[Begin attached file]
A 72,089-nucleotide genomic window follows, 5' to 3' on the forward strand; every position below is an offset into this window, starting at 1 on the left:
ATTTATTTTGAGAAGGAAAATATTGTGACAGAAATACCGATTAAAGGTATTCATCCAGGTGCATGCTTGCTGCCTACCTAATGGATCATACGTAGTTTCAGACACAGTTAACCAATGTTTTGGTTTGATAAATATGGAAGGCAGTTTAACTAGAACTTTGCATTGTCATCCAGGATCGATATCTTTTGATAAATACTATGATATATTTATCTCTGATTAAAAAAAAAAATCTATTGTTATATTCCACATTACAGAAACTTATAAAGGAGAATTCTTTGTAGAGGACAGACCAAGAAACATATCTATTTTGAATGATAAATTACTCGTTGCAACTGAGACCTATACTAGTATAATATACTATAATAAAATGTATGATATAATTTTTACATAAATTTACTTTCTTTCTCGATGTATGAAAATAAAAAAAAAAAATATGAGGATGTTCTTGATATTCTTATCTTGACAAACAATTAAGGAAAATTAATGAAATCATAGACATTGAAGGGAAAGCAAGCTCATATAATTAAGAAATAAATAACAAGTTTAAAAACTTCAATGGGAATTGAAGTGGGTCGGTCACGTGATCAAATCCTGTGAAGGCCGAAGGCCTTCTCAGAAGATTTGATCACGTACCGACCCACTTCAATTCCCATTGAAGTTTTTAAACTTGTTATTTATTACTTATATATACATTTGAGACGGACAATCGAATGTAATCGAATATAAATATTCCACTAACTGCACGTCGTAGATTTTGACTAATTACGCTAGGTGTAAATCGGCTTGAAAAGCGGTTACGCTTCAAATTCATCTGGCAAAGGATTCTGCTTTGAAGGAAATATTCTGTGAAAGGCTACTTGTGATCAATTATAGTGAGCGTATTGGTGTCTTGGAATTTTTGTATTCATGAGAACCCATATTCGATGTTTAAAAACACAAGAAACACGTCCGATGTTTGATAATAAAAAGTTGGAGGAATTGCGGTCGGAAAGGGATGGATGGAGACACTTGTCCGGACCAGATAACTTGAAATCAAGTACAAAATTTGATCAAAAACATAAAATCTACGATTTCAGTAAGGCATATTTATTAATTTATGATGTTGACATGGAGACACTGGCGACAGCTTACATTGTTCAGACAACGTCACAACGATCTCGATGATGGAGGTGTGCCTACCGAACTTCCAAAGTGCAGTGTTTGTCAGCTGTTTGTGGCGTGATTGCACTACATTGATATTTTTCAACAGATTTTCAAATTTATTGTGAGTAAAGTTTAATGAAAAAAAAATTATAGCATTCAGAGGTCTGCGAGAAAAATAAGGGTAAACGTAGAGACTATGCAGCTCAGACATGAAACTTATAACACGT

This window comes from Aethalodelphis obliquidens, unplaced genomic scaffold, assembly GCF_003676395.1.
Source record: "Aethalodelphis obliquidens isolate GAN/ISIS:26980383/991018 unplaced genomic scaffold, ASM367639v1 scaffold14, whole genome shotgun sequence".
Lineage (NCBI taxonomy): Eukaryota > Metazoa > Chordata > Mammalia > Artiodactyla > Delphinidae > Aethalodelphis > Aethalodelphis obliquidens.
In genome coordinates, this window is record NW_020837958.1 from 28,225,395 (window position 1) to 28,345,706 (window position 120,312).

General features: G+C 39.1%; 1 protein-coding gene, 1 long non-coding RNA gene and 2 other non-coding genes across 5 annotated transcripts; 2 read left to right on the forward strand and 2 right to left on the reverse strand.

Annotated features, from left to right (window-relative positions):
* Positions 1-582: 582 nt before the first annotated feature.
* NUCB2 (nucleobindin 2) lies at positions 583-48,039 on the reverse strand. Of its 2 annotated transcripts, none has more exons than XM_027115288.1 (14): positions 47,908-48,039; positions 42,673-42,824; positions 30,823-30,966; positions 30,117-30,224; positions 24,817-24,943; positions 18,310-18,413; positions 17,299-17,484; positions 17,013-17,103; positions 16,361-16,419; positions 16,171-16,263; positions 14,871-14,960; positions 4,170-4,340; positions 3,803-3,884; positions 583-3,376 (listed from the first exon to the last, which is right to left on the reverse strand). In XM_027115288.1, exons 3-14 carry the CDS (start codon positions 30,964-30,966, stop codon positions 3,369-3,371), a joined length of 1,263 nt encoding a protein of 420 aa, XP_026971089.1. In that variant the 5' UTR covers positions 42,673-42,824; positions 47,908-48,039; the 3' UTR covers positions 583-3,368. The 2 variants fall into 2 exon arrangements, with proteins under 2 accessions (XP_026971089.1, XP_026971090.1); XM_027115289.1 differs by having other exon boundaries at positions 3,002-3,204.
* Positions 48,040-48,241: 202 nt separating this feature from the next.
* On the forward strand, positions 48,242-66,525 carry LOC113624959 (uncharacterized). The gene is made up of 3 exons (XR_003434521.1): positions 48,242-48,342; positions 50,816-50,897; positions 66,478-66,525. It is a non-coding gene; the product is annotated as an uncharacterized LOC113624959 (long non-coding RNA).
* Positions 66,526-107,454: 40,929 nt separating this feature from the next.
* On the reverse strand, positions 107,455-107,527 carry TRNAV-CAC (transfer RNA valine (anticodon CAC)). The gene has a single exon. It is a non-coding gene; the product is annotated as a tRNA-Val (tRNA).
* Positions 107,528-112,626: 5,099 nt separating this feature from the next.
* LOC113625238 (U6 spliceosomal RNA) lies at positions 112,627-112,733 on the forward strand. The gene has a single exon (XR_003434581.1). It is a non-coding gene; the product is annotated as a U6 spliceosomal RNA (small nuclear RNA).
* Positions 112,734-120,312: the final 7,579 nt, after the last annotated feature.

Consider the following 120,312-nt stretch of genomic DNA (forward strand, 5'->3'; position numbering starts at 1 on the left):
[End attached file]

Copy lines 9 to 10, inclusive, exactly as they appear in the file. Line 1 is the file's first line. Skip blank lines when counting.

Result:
* Positions 1-582: 582 nt before the first annotated feature.
* NUCB2 (nucleobindin 2) lies at positions 583-48,039 on the reverse strand. Of its 2 annotated transcripts, none has more exons than XM_027115288.1 (14): positions 47,908-48,039; positions 42,673-42,824; positions 30,823-30,966; positions 30,117-30,224; positions 24,817-24,943; positions 18,310-18,413; positions 17,299-17,484; positions 17,013-17,103; positions 16,361-16,419; positions 16,171-16,263; positions 14,871-14,960; positions 4,170-4,340; positions 3,803-3,884; positions 583-3,376 (listed from the first exon to the last, which is right to left on the reverse strand). In XM_027115288.1, exons 3-14 carry the CDS (start codon positions 30,964-30,966, stop codon positions 3,369-3,371), a joined length of 1,263 nt encoding a protein of 420 aa, XP_026971089.1. In that variant the 5' UTR covers positions 42,673-42,824; positions 47,908-48,039; the 3' UTR covers positions 583-3,368. The 2 variants fall into 2 exon arrangements, with proteins under 2 accessions (XP_026971089.1, XP_026971090.1); XM_027115289.1 differs by having other exon boundaries at positions 3,002-3,204.